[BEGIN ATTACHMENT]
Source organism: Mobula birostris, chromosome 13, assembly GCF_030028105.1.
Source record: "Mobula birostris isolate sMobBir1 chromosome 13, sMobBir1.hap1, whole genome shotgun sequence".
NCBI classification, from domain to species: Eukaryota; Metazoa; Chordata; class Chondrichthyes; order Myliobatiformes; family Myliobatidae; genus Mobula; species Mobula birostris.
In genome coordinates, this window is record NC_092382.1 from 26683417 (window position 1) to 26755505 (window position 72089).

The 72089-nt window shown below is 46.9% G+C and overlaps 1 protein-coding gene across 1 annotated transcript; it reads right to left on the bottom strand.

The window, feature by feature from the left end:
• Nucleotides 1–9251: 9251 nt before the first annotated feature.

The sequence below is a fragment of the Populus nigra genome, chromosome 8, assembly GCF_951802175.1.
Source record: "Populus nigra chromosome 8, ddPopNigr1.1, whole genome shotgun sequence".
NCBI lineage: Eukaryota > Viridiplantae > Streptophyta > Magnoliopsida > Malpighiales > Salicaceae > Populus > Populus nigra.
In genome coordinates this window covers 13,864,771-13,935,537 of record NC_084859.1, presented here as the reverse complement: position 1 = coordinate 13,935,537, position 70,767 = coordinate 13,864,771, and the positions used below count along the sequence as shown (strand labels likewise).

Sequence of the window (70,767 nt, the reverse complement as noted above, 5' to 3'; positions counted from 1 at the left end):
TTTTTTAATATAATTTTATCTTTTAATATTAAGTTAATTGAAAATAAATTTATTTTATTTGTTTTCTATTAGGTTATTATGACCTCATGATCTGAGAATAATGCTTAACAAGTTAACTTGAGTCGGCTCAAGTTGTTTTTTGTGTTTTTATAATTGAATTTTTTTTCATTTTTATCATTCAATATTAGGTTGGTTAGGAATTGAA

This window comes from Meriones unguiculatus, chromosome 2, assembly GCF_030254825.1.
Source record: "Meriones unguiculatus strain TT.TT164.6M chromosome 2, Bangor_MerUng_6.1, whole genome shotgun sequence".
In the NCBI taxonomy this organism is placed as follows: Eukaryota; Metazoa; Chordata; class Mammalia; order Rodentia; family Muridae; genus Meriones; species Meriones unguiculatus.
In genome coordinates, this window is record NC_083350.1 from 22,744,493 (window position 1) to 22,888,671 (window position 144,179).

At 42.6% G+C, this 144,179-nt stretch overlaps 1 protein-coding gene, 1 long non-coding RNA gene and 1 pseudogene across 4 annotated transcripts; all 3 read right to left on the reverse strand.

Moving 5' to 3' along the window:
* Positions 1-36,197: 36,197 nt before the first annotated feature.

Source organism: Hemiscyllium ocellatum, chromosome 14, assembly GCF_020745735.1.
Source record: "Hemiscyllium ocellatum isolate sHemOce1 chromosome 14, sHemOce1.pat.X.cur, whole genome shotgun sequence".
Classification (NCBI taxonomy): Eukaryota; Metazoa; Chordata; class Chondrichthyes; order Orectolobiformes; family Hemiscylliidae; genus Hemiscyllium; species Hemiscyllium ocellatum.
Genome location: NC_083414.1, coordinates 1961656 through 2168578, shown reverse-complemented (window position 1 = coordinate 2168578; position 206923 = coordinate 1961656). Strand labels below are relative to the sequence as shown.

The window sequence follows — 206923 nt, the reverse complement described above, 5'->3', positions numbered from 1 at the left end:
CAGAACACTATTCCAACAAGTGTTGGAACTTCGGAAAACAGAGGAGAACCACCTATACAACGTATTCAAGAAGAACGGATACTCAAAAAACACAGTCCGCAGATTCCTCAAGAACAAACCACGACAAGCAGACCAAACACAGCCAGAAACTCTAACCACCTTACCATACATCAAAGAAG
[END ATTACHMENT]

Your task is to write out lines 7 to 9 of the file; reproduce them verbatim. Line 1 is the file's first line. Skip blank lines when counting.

• Nucleotides 1–9251: 9251 nt before the first annotated feature.

The sequence below is a fragment of the Populus nigra genome, chromosome 8, assembly GCF_951802175.1.
Source record: "Populus nigra chromosome 8, ddPopNigr1.1, whole genome shotgun sequence".